When someone you love dies, you pummel through five stages of grief: denial, anger, bargaining, depression, and acceptance, or DABDA. You hear it come up in movies and on TV shows, people reference it in everyday life ("Don't mind him, he's still in denial") -- it's as predictable as the path of a chewed-up Dorito through your digestive tract.
And just like certain Doritos through your digestive tract, some rush through it faster than is humanly healthy.
So, in the same way you shouldn't expect to get that coveted elementary school diploma without tackling kindergarten through fifth grade, you're not going to get the "at peace with a loved one's death" diploma until you make it through those five inescapable stages -- fighting it just delays the "acceptance" stage we're all trying to get to.
The five stages are something one lone psychiatrist came up with in the 1960s for a book she was writing. There's no evidence for it; it's just something she thought she observed ... while watching people in a completely different situation.
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It's like using advice from Housewivez Needz #69 to fix your marriage.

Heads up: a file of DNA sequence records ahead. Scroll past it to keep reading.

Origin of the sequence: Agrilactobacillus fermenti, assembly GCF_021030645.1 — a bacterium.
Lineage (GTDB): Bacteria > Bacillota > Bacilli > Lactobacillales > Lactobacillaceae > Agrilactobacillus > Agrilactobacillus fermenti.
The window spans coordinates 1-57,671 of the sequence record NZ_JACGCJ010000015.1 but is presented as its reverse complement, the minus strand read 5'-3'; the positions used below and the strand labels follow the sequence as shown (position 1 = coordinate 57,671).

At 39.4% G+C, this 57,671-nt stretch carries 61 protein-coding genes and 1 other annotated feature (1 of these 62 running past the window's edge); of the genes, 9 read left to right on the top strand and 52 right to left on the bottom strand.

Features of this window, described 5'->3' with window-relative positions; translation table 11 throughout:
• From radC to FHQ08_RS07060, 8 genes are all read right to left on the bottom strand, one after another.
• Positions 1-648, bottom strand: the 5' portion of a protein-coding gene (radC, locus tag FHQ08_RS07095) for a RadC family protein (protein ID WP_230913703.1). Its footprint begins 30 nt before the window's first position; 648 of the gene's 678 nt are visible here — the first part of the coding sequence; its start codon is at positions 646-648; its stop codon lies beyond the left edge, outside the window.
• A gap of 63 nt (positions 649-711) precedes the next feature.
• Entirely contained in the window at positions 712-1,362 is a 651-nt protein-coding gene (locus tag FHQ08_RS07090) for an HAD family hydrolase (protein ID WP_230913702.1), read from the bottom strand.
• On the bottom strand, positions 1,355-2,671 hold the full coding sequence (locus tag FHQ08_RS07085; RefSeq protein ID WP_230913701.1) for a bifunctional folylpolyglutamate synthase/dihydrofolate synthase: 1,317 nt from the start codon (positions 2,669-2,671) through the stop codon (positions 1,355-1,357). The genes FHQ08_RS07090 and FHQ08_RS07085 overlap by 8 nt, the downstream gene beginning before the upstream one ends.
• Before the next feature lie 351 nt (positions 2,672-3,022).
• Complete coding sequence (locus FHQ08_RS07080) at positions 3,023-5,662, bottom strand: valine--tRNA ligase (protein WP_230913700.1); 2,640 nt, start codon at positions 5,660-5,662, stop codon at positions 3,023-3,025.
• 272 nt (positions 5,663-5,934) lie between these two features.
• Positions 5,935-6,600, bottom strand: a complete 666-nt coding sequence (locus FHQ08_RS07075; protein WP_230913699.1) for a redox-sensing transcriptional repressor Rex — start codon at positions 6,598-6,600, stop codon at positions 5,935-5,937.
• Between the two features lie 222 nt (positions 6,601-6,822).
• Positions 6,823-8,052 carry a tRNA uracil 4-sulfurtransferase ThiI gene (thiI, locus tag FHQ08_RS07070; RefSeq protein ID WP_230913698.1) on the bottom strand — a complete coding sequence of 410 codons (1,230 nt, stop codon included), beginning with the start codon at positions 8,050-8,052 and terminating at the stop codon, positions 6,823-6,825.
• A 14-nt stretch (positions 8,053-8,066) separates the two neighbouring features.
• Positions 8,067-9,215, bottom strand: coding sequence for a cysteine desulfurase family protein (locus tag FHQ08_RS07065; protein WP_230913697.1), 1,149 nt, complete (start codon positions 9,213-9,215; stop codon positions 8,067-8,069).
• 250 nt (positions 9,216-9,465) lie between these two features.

Here, ask yourself: Is there a stage that seems to be missing here? Well, how about the one where you yearn for the person to be alive again? As in, the emotion you actually feel the most after someone dies? Well, it's not there because the five stages weren't supposed to apply to people mourning the loss of others -- they are emotions the terminally ill express when facing their own deaths.
This all goes back to a hospital psychiatrist named Elisabeth Kubler-Ross, who interviewed dying patients at her hospital and noticed a pattern. Some of them were angry, others were in complete denial, still others were walking around in a Zen-like state of acceptance. While battling insomnia one night, Kubler-Ross gave labels to the death thoughts of her patients and wrote them up in her book on death, cheerfully titled On Death and Dying. Before long, psychiatrists and counselors were using DABDA to help grieving loved ones, a completely different population from who it was intended for.
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"You already have cancer. Let your sister have the five steps thing. Don't be selfish."
In reality, mourning looks different for everyone (although a Yale study shows that most people accept the death of a loved one immediately -- understanding that someone is dead and gone forever is usually the very first emotion that we process, not the fifth). That's important to know, because if you're struggling through a death and you think there's a finish line or pot of gold after you hit certain checkpoints, you're going to be in for even more hurt down the line. Hell, if human beings progressed through every traumatic event in a neat checklist, what the hell would we need psychiatrists for? You could just print that shit in a manual and issue it to everyone at birth.
#3. Giving Someone Power Doesn't Immediately Turn Them into a Sadist